Over the years, she has participated in various art events, both juried and open. Margie has won some ribbons here and there, and has sometimes displayed her work in art galleries. She states, "All of that is fun, but I want my art to do more. You see, I believe that art is at its best when it teaches, records a memory, tells a story, or provokes thought. It is better still if it can be used to raise funds for worthwhile non-profit programs that improve the condition of our world."
Born in New York City to Puerto Rican/Boriken parents, as a young artist Josie Gonzalez interned with Cityarts Mural Workshop, and apprenticed with artist Jorge Soto Sanchez at Taller Boricua in East Harlem, New York, while completing her BA in fine arts at Queens College. Her paintings and mixed media works have been exhibited in numerous NY galleries, including the Lehman, Rush and Point, as well as at the Metropolitan Museum of Art. Recent works include the MTA “Children at Play’, stained glass windows at the Woodlawn Avenue station in 2006 in the Bronx; FBHC’s ‘Jacob’s Place’ mural in 2008 at the Jacob’s Place building in the Bronx. Gonzalez has received numerous community awards.
Our guest on Metalsmith Benchtalk on Thursday, November 13, 2014 at 3:00 PDT/ 6:00 EDT is Thomas Mann, metal artist, gallery owner, lecturer and author.
Participate by logging into the chatroom, or send your questions or comments to the Whaley Studio's Facebook Page.
About Mann :
Thomas Mann, an icon of the American Craft Jewelry movement, a full-time practicing professional artist for over 40 years, describes himself as an artist working in the medium of jewelry and sculpture. He works with a variety of metals, thinking of them as painters think of their palettes — Each metal having its own color and luster. Inspired by parts from machines, electronic instruments, costume jewelry, and old postcards & photos, Mann’s recurring but always changing parts give his work its storytelling quality and theatricality. He calls this design vocabulary, which combines industrial aesthetics and materials with evocative themes and romantic imagery, "Techno-Romantic".
Thomas Mann lives and works in New Orleans where he oversees a jewelry design and production studio, a sculpture studio, a gallery and most recently a teaching space.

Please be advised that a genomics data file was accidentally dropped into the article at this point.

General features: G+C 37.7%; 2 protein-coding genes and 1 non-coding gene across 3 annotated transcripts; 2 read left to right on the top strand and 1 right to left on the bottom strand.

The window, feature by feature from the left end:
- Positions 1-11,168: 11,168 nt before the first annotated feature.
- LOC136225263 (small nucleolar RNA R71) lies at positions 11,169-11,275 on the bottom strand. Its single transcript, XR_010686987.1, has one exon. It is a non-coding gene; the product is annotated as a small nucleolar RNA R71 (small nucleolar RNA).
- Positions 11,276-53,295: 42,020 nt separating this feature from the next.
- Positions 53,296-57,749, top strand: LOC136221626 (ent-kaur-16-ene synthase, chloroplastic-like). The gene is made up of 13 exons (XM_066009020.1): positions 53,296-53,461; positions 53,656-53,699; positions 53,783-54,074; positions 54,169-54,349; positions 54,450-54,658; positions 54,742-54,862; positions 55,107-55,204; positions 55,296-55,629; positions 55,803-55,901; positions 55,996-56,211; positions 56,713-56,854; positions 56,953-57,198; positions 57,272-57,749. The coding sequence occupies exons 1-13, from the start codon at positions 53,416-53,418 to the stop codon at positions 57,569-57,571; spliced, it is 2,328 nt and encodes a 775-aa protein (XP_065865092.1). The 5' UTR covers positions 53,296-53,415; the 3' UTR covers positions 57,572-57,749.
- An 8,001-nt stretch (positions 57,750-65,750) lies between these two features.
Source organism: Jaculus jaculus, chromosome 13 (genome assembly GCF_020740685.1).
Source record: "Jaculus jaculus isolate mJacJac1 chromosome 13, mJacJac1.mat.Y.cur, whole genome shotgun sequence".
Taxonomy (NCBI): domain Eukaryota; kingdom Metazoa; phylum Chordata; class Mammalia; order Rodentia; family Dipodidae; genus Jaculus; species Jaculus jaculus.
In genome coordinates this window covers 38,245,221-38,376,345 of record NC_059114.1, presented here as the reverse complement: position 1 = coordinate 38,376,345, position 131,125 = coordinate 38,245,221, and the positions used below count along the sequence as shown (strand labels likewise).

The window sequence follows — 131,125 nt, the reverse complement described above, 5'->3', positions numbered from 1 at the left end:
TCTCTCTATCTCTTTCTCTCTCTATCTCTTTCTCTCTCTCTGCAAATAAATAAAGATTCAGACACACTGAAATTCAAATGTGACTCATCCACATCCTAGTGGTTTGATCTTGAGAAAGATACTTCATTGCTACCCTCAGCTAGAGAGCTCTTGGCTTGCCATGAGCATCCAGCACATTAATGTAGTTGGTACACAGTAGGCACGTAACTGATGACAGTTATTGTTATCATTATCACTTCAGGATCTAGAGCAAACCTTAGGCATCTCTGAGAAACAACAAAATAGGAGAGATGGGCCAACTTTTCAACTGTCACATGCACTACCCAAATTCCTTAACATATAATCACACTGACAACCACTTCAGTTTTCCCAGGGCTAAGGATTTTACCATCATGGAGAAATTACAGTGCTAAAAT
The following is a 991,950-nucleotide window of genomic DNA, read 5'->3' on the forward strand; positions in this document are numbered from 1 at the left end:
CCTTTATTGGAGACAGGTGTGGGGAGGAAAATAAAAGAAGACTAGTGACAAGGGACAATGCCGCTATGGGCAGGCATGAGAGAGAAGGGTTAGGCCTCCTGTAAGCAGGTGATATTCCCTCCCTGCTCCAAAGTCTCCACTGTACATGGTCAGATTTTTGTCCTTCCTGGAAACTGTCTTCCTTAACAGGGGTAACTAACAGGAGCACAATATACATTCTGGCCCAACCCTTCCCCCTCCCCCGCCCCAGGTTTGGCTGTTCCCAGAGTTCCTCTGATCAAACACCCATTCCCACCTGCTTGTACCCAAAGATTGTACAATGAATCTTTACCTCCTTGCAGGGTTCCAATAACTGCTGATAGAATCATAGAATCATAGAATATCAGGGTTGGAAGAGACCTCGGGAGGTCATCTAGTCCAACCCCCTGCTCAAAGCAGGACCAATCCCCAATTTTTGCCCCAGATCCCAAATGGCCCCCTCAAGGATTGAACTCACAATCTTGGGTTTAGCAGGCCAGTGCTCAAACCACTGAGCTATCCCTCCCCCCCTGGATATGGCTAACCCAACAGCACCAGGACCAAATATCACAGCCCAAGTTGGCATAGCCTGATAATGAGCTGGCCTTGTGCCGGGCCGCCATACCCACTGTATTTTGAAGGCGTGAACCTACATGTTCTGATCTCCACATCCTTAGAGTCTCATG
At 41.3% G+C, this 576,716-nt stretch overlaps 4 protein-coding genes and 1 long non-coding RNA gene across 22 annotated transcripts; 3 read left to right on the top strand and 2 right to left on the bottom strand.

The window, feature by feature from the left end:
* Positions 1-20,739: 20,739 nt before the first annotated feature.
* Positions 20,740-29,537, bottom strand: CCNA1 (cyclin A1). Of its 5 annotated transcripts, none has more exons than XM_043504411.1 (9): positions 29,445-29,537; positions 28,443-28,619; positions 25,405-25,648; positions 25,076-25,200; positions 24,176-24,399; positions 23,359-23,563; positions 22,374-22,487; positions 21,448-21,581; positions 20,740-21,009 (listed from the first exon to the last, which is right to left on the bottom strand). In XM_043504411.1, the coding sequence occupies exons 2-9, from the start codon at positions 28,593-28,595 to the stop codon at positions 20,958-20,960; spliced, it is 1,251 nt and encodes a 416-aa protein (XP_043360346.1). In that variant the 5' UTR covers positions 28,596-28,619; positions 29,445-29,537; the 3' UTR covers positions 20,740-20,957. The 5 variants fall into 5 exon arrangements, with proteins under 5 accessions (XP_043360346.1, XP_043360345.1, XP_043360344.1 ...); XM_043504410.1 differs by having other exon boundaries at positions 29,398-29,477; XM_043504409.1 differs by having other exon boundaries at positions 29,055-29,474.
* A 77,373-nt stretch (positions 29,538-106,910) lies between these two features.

About the Business:
Thomas Mann Design, Inc. employs 10 people to make and market the work designed by Thomas Mann & sold through various wholesale and retail opportunities. Having represented hundreds of metal artists, Tom's retail gallery, Thomas Mann Gallery I/O (Insight-full Objects), celebrated its 25th year in 2013 . The e-commerce website, www.thomasmann.com, has been in operation for over 15 years. Mann's work is exhibited at major art and craft events & galleries across the country.
Source Nation!! Join us tomorrow at 6pm for Power Over Tomorrow as our Resident Financial Advisor Tyrone Mitchell discuss this important topic: "Church Benevolence; Is It The Common Man's Financial Bailout?" Join us as we investigate the church's financial responsibility to its fellow man.
William Wacllace - Actor, Author - 7:15
Wolly has worked in the arts for some time. As a founding member of the art collective GOD City, wOlly displayed work in many art shows working to redefine the idea of "fine art". His work has been displayed in The Mint Museum of Charlotte, The world wide Pecha Kucha event, The Museum of Art Columbia, Johnston C Smith University, App State, UNCC, Art Institute of Charlotte, Green Rice Gallery, Art House Galleries, as a Continued part of Art Beats and Lyrics, as well as various indie comics and Graphic novel projects. His design work includes packaging, book covers, CD jackets/inserts, business cards and Murals, and has volunteered his time to many after school programs.